Dec. 5, 2008 Uniquely old tree remains have recently been uncovered by the thawing of the rapidly shrinking Kårsa Glacier west of Abisko in Lapland, in northernmost Sweden. The finds show that in the last 7,000 years it has probably never been so warm as during the last century.
“If the area hadn’t been covered by a glacier all these thousands of years, these tree remnants would never have made it. The finds yield information indicating that the 20th century was probably the warmest century in 7,000 years. The fact that the climate is so unique during the last century means that we must question whether this could be 100 percent the result of natural mechanisms,” says Leif Kullman, professor of physical geography, who is directing the project.
Pines and birches grew on the site of the glacier during parts of or perhaps the entire period between 11,800 and 7,000 years ago. This is shown by carbon 14 dating of the remains of trees that have now been uncovered. During that period, the glacier did not continuously exist, and the climate was warmer than at any time afterward.
All in all, there are four finds, parts of birch and pine trunks, that have been uncovered under the shrinking glacier in the Lapland mountains. In most cases they are well preserved, but they are degrading rapidly as they come in contact with air and water. As early as 2003, tree remnants of a similar age were found in Sylarna, in Jämtland province. They have completely crumbled into dust at this point. The warmer climate during the last century, which is the reason the tree remnants have now seen the light of day, may therefore be unique in the perspective of many millennia.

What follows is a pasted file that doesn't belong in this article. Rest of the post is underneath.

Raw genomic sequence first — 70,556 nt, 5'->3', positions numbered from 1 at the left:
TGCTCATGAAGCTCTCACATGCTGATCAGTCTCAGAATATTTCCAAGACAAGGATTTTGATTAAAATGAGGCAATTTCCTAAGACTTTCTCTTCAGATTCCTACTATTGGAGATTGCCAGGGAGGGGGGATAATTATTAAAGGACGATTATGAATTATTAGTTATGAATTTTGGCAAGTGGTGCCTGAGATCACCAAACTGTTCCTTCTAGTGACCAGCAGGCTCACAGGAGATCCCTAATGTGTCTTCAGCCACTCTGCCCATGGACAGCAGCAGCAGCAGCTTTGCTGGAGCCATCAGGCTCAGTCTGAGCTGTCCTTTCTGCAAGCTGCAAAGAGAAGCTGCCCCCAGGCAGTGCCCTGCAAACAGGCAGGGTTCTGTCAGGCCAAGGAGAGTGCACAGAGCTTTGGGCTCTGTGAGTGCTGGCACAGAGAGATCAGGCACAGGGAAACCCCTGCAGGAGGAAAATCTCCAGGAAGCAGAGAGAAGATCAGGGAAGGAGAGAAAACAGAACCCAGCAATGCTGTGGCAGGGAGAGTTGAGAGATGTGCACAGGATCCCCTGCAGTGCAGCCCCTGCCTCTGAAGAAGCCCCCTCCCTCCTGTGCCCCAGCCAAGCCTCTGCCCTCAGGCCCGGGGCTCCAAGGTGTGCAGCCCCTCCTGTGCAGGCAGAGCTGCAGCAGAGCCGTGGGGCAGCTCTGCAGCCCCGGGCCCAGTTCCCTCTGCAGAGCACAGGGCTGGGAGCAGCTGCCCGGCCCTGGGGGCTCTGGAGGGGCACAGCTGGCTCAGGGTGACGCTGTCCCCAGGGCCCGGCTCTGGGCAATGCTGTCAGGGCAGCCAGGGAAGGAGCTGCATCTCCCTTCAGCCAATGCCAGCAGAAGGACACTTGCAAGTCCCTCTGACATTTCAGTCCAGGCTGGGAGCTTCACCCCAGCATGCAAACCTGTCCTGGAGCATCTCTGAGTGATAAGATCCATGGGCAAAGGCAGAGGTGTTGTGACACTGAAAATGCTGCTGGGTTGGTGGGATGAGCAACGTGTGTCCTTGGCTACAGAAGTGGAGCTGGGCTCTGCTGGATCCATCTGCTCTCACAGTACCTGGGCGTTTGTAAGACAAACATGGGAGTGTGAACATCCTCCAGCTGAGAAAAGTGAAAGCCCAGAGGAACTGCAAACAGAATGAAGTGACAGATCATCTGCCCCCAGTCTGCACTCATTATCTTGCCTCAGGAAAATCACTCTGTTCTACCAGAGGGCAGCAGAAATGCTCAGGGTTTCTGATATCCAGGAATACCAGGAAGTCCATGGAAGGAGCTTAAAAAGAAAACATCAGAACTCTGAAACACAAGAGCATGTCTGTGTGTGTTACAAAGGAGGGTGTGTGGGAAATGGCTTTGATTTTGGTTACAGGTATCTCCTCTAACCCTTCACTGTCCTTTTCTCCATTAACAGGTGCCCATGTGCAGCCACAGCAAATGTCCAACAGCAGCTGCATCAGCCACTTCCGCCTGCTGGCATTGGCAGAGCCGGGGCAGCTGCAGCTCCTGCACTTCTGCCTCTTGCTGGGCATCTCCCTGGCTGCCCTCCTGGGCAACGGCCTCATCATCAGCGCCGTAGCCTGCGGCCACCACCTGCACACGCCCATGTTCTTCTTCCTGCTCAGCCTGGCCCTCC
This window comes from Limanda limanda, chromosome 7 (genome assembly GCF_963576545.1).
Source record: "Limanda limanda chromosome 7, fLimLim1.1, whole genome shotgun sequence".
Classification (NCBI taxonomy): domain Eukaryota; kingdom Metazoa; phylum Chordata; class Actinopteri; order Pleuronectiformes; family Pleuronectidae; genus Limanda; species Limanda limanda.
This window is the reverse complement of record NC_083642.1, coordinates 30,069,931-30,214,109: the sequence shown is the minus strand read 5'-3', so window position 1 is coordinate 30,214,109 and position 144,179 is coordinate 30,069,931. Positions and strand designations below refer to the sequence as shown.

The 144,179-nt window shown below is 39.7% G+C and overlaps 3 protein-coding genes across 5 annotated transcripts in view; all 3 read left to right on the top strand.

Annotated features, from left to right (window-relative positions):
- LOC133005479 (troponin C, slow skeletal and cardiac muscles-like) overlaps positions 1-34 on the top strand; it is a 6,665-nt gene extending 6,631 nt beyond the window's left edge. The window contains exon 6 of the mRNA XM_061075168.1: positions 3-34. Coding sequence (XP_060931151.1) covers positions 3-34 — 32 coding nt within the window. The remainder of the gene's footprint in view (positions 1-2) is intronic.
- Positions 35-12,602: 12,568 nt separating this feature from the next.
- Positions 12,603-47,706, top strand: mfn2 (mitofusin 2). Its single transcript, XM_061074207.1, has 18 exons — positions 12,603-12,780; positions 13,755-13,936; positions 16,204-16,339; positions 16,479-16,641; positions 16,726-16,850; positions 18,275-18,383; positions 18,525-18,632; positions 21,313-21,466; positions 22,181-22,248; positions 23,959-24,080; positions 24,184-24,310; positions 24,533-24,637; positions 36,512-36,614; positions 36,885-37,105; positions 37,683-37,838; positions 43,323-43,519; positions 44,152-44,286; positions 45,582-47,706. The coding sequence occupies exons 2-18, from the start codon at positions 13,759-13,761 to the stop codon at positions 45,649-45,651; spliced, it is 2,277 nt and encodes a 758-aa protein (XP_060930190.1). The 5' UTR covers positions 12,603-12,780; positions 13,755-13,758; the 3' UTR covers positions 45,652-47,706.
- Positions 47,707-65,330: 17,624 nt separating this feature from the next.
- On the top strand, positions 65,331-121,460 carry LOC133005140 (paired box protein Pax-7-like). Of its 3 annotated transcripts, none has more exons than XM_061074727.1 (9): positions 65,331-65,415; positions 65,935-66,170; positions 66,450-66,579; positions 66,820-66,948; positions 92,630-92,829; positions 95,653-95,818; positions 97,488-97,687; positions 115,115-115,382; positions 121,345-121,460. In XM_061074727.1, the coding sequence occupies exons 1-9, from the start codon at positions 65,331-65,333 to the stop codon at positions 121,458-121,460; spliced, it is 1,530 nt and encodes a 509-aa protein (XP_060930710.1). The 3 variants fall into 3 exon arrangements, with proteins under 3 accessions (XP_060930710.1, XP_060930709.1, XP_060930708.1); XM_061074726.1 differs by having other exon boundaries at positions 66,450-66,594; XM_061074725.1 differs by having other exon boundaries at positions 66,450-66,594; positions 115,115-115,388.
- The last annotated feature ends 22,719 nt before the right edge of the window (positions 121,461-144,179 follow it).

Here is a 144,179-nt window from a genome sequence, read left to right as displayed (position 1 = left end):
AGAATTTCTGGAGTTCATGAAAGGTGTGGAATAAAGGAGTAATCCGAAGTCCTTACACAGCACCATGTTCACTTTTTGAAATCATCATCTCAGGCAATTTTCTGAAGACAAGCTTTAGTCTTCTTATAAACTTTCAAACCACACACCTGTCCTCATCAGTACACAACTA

The oldest tree, a pine, lived and died on the site of the Kårsa glacier around 12,000 years ago. The area is 400-450 meters above today’s timberline. This discovery places the thawing of ice at the end of the latest ice age in an entirely new perspective.
“Previous research indicated that Lapland was covered with ice at this time. These finds show that the ice melted and life returned much earlier than we previously thought,” says Leif Kullman.
The researchers are now continuing their examination of glaciers in northern Lapland and Västerbotten (West Bothnia). This ongoing research is part of a larger project that comprises glaciers throughout the entire range of mountains in Sweden. The project is funded by the Swedish Research Council and is directed by Professor Leif Kullman, Umeå University.
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